City centre picture palaces

Visitors to Scotland's main cities often remarked on the grandiose quality of their cinemas, and the local papers often ran self-congratulatory pieces about how they compared to London or New York. While these comments should be taken with a pinch of salt, it is true that, by the start of the First World War, the hastily converted halls of the first cinema boom had given way to the Picture Palaces, with magnificent facades and all the appearances of luxury and taste. The gradual nature of the first expansion trained a remarkable supply of talented cinema architects, and convinced investors to put their capital into more ambitious buildings.

As mentioned elsewhere, cinema entered Glasgow from the periphery of the city centre, first appearing in existing venues like an old music hall, a skating rink, and a large public hall. The first purpose-built venue was the Charing Cross Electric Theatre, a small auditorium on the Western edge of the city centre, which opened in May 1910. It signalled the start of the rush for Sauchiehall Street. By the start of the war, there were seven cinemas along this commercial thoroughfare, with several more clustered around the theatrical district at the top of Renfield Street, or the more popular area around Argyle Street.

Edinburgh's Princes Street had five venues, as did Union Street in Aberdeen, while Dundee's most prestigious cinemas were not far off the High Street. Cinemas appeared in parts of the city that were already well established as leisure hubs, where people would go shopping (or window-shopping), meet friends, or take their lunch break. Only a decade earlier, the first department stores had started offering a whole new way to be a consumer, by turning their display into a spectacle of abundance and choice. Just as the department store had transformed the commercial warehouse into a cave of wonders, cinema architects hid the boring hulk of the auditorium behind porticos and columns, blending clean-line modernism with more traditional decorative styles, new building techniques with the familiar stone figures and frills.

City centre cinemas looked very different from neighbourhood cinemas, reflecting two distinct ways of appealing to the public. While neighbourhood cinemas relied on habit and community, city centre venues relied on a transient audience. This meant either catching your fancy as you were doing something else in town, or convincing you that the show was so good that you would go into town to see it. Initially, city centre cinemas focused on the first strategy. They offered a convenient place to take a break from business or shopping, and since their programme ran continuously, you could come in at any point. They had very long opening hours, and offered a range of amenities from 'singing fountains' to parcel delivery and business calls. Tea rooms and smoking rooms were an important feature of many central cinemas. They were luxuriously appointed and comfortable, following on the refined tea-house tradition made famous by Mrs Cranston in Glasgow. An American visitor in 1919 noticed that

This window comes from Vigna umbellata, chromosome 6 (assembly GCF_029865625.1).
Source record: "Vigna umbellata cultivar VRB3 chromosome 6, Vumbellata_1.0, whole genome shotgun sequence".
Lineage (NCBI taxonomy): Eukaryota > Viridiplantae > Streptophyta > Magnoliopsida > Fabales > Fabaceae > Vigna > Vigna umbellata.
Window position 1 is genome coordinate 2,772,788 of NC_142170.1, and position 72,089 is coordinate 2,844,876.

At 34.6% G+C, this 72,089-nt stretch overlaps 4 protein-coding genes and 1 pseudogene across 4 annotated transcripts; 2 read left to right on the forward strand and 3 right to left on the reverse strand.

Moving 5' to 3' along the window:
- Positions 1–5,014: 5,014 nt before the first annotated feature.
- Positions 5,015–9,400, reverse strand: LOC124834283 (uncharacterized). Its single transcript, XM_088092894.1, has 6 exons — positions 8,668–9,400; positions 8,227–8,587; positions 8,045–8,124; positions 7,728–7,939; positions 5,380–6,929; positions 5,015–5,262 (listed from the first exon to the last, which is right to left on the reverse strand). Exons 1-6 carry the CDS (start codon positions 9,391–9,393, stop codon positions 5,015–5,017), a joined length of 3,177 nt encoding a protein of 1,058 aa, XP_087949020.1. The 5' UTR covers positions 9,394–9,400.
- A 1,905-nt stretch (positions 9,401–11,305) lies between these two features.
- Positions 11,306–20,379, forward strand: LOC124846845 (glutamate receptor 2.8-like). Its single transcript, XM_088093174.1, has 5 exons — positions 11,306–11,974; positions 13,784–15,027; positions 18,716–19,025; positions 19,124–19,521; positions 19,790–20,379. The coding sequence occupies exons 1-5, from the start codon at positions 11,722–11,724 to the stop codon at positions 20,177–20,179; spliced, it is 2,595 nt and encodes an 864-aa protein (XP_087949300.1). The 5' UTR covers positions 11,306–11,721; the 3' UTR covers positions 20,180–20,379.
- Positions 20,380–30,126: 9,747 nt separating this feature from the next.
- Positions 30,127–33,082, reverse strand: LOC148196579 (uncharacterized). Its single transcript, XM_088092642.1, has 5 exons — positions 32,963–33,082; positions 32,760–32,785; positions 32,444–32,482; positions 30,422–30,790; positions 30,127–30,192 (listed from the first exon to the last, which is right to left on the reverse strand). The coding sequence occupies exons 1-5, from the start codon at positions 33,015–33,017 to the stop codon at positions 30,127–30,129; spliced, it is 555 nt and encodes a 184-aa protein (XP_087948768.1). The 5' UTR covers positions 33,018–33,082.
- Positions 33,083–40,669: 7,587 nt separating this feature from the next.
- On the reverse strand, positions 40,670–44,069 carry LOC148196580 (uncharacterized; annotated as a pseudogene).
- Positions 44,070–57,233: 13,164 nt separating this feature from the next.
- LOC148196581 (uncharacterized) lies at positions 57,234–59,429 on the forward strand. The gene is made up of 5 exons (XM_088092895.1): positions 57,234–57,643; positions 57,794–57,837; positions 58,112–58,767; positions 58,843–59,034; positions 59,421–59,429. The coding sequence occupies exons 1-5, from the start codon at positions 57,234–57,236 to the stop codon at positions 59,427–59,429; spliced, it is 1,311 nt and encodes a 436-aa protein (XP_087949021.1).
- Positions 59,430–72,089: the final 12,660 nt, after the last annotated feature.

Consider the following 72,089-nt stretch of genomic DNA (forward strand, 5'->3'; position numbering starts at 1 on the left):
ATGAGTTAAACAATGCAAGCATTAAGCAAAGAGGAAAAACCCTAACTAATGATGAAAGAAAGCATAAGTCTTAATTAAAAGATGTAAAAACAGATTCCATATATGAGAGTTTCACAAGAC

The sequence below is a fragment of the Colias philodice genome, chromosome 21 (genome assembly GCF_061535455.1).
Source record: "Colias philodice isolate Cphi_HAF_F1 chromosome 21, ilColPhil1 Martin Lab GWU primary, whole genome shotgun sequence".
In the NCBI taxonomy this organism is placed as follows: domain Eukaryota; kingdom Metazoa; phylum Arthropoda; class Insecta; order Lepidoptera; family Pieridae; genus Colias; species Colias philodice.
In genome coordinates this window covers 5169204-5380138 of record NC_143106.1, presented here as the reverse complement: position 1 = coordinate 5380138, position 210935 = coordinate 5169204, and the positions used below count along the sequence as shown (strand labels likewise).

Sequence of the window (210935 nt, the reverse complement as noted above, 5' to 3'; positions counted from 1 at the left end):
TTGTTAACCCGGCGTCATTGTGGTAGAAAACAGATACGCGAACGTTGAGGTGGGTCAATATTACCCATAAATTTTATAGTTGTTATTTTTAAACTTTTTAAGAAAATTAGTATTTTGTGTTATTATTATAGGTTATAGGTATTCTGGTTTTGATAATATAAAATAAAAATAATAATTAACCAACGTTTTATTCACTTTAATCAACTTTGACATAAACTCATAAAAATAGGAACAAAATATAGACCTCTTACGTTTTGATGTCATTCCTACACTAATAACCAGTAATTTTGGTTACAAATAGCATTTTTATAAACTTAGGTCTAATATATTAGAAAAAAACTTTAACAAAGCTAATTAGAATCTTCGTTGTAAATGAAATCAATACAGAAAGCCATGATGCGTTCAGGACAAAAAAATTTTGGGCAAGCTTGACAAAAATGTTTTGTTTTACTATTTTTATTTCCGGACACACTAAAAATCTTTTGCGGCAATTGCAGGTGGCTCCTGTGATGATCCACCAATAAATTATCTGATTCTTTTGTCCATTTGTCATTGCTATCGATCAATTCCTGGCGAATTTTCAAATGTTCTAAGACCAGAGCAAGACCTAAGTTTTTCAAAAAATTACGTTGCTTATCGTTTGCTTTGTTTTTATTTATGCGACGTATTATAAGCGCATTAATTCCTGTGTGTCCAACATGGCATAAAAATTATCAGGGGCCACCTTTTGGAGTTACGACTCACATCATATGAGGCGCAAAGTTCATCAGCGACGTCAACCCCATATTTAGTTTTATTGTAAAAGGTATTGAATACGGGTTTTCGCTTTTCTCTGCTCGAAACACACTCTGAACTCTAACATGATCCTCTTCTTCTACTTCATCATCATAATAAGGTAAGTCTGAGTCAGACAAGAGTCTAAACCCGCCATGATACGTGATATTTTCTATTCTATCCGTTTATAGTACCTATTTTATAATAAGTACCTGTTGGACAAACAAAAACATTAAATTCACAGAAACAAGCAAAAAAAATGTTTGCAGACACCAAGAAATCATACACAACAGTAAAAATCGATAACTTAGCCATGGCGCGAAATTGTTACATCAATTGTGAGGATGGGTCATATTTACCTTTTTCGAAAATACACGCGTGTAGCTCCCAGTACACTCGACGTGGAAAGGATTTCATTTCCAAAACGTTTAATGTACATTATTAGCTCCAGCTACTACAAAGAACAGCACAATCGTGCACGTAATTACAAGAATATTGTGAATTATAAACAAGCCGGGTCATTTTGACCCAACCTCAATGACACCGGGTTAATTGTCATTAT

"most of the patrons that come in for a cup of tea remain to see the pictures, and those who come to see the pictures usually stop for a tea or coffee, a sandwich, a jam tart, or a piece of the famous Scotch short bread".

Most city centre venues were first-run, meaning that they showed films on the date of release. This meant that sometimes their programmes were quite similar, so all these other attractions were crucial for competition. During the war years, these first-run cinemas started showing 'exclusive' feature films, so their advertising became more focused on the films and their stars. This lead to them hosing premieres and visits from film actors, like

While most Scottish cinema-owners built their fortunes (or failures) on circuits of peripheral and small-town venues, the palatial city-centre cinemas were more likely to be owned by London-based corporations or limited companies constituted separately. Provincial Cinema Theatres, a had flagship venues in Glasgow and Edinburgh, while a few influential managers like F. R. Burnette, Bannister Howard, and R. C. Buchanan directed some key venues. In 1927, Green's opened their first city centre cinema in Glasgow: Green's Playhouse, the largest outside America. It marked a transformation; by the end of the silent era, several central cinemas had closed, while some of the most profitable were absorbed by vertically-integrated companies like Gaumont and Associated British Cinemas. Their business model changed to accommodate sound features, the role of the orchestra diminished or disappeared, and the downtown Picture Palaces gave way to the Super Cinemas, with streamlined exteriors, thousands of seats, and their own ideas of taste and comfort.